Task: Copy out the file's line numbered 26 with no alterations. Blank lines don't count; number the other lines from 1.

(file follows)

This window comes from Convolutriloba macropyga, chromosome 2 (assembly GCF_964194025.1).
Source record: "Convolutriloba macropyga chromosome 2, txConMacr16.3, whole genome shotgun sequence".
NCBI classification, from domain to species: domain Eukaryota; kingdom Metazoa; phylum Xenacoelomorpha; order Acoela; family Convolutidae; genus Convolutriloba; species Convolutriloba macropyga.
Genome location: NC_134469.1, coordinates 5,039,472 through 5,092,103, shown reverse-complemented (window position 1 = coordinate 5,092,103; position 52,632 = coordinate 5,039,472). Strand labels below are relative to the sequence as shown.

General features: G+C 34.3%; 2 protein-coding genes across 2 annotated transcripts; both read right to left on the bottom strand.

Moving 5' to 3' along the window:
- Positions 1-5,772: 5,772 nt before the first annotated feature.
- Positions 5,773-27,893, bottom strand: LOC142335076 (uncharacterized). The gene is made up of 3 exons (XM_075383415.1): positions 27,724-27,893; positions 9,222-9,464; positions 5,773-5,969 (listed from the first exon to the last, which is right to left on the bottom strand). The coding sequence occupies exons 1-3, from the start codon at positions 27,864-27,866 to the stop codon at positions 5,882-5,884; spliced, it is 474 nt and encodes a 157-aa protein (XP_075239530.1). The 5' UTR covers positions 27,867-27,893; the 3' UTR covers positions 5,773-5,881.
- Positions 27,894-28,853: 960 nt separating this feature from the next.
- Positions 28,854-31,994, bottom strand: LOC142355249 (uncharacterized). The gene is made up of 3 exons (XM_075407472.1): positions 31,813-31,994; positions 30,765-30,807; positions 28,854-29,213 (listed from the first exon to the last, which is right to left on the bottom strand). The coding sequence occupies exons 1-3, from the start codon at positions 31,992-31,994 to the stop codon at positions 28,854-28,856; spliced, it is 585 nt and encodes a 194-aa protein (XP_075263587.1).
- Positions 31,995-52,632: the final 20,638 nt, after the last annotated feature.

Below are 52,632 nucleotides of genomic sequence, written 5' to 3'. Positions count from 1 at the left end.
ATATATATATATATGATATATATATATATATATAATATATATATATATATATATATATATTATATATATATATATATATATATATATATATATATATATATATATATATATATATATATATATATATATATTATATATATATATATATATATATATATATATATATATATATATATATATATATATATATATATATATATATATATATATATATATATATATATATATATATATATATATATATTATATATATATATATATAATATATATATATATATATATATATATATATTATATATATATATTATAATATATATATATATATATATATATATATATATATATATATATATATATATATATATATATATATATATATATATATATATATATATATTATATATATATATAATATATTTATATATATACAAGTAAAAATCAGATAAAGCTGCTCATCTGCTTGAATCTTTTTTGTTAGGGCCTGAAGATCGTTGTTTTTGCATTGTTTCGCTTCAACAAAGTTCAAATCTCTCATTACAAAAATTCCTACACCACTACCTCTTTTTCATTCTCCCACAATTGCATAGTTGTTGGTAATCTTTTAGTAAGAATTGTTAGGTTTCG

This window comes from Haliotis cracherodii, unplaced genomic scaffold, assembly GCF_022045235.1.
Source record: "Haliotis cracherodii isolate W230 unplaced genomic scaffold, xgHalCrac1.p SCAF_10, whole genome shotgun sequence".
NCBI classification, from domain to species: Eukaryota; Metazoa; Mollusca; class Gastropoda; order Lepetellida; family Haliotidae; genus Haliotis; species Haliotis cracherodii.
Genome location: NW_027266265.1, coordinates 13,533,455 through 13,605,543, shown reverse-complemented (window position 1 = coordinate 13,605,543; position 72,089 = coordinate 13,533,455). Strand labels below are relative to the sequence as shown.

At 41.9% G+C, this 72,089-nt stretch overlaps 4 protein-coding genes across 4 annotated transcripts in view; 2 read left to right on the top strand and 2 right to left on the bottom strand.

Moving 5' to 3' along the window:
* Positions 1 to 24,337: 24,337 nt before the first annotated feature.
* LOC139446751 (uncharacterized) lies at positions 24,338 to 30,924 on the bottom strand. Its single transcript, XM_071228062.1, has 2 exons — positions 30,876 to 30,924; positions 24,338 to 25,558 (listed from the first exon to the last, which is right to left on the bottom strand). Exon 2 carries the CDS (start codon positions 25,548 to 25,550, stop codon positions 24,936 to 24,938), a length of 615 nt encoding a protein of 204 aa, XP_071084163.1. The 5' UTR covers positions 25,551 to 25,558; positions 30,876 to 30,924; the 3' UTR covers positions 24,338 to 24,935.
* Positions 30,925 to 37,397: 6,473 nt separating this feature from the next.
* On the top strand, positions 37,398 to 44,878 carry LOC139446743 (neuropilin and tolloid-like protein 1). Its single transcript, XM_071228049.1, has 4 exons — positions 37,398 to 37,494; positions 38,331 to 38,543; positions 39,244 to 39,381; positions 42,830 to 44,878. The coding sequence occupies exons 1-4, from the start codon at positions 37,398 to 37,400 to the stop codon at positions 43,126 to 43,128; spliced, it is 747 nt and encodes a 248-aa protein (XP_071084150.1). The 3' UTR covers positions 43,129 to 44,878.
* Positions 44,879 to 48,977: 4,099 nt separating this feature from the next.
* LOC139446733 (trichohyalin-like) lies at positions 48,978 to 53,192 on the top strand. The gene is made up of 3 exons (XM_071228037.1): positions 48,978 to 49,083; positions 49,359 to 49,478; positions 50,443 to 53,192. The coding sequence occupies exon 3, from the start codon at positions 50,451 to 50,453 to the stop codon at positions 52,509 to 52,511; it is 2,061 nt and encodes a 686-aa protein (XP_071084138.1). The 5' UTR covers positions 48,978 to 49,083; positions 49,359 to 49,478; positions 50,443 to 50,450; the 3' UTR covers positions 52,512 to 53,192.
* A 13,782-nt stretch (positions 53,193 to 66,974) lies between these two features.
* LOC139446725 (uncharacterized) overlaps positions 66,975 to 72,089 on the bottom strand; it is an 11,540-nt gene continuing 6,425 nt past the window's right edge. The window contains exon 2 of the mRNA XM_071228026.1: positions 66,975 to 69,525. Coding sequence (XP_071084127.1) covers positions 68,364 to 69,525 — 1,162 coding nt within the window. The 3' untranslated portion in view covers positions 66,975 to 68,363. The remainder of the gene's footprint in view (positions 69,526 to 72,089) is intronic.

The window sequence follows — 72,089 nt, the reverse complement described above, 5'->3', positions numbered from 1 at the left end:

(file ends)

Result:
* A 13,782-nt stretch (positions 53,193 to 66,974) lies between these two features.